Hans-Peter Lindstrøm is generally credited with the emergence of a slower disco/house hybrid, since perfected by many a good Scandinavian producer. With partner in crime Prins Thomas he affectionately pays homage to 1970s disco, slowing it down and adding in a generous helping of Balearic-sounding synthesizers.
Until now, that is – as Where I Go You Go Too takes his development of these styles and moves his music up to a whole new level. The title track, all 29 minutes of it, is neo-symphonic and would grace a Philip Glass concert – yet somehow manages to be that rare thing – a long, drawn out piece of dance music where the interest never flags.
The key is in its natural, completely unhurried manner. Subtle atmospherics bring the music in from the cold and gradually the temperature warms – then before you know it, you’re tapping your foot to a sure-footed house beat that seems to have come in from nowhere, a synthesized riff chiming out as the main material of the half hour.
Lindstrøm proceeds to develop this harmonically, though when it drops out of the picture the loops spinning around in the middle foreground easily hold the interest, so that when the main chime returns after some shape shifting a real sense of euphoria comes back with it.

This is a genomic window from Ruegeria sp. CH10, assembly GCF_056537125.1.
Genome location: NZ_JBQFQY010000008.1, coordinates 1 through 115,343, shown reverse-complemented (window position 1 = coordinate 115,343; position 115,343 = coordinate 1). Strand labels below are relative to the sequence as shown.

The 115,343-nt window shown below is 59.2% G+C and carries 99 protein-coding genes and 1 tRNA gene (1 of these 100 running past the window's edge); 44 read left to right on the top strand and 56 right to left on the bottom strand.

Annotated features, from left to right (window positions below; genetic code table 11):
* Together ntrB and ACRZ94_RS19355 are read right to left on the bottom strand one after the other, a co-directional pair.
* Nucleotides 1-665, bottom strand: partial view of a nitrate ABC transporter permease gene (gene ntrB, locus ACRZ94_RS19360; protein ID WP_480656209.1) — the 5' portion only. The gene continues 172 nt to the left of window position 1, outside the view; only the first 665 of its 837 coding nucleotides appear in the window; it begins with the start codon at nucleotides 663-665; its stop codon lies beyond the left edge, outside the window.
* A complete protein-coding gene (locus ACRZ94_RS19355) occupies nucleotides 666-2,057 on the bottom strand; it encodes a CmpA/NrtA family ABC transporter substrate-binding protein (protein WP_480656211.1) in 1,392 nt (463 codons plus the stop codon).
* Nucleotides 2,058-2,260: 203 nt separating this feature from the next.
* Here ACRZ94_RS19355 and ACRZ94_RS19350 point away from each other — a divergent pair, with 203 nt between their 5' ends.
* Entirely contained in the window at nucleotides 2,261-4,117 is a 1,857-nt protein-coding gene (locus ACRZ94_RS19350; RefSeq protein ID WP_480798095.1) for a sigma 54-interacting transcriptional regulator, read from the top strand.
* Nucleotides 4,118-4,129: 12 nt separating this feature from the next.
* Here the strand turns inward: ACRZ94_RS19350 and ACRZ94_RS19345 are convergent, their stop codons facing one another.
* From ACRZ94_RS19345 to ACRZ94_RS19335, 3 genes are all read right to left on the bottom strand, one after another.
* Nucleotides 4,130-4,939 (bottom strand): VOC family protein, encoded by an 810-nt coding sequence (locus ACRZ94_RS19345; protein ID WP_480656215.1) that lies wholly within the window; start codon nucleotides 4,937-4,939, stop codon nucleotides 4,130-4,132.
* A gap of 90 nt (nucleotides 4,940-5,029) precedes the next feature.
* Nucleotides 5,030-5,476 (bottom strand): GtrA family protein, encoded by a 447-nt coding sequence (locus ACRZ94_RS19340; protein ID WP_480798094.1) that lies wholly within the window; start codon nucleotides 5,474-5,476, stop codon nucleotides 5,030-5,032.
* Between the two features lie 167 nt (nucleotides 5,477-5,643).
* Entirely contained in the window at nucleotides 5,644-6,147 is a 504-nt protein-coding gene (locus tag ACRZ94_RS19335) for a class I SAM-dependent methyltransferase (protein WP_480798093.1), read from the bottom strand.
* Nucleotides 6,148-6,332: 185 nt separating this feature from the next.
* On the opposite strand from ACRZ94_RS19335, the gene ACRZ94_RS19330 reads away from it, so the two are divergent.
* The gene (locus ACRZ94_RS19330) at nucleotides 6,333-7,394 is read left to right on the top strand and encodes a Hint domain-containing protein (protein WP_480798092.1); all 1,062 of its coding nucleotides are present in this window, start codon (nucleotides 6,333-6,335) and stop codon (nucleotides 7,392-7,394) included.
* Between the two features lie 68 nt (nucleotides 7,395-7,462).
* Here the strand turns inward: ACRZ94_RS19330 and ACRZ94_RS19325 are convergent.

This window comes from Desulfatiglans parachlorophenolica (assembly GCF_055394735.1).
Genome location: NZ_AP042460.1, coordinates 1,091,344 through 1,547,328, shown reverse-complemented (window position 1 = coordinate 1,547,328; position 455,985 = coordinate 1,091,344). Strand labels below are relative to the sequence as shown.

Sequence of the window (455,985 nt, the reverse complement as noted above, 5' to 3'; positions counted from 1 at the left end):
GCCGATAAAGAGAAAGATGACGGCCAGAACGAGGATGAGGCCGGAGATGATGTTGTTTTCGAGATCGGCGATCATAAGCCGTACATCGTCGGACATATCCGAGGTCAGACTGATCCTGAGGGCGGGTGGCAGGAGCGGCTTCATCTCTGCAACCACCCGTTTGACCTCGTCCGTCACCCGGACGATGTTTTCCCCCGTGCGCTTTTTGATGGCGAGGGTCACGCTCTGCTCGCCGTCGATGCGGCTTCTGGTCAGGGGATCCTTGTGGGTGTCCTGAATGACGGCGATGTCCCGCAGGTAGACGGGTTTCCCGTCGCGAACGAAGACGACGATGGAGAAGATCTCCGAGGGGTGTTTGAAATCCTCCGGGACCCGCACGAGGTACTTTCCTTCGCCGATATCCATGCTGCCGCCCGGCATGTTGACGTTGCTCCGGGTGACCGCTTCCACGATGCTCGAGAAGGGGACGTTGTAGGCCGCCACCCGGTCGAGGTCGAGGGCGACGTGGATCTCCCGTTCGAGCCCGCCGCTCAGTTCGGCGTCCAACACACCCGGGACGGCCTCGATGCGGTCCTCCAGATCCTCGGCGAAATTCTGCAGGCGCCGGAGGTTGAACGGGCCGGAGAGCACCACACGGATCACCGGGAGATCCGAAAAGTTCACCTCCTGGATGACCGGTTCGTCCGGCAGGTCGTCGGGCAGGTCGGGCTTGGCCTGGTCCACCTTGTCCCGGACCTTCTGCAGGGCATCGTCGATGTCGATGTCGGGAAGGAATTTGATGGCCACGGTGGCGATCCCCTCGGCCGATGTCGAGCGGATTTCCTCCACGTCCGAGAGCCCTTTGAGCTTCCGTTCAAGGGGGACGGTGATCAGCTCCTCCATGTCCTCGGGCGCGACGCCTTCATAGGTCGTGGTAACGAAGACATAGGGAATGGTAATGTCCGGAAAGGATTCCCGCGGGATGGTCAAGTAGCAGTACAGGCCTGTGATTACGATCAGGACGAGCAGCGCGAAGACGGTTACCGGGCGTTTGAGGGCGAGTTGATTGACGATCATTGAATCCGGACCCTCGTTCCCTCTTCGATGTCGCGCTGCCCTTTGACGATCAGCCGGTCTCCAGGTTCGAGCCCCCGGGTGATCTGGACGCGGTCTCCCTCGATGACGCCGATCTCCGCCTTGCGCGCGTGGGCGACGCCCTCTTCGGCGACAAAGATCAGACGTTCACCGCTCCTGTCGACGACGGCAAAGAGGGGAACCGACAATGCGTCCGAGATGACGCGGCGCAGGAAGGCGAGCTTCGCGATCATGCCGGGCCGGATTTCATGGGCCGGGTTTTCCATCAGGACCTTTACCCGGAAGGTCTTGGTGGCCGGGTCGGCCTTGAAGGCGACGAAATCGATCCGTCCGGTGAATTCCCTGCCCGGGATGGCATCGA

Few dance producers have the ability to think of their music on such a large scale, and this suite is more of a DJ set with recurring themes than a simple track. It comes as a surprise to note how quickly the half hour passes – and even more to see that the second, Grand Ideas, is just as involving, darker hues contrasted against firmer beats and another subtle yet convincing riff. A mere ten minutes, this one, it easily works the dancefloor.
Completing the ‘suite’ is The Long Way Home, itself just as exquisitely formed with a riff that could easily find currency in Steve Reich‘s Electric Counterpoint, and as it develops so does Lindstrøm’s trademark loping beat, the feet back in tap mode once again.
Most three track albums are of a progressive rock bent, and overstay their welcome in the manner of a large plate of indigestible food. Lindstrøm manages to achieve a palatable yet ambitious record without ever resorting to indulgence, not forgetting in his view of large forms to look closer and focus on the minutiae. As a result he has produced an outstanding, forward thinking piece of work – and he’s not finished with us yet, as another collaborative album with Prins Thomas is due before the year is out. The pleasure is all ours.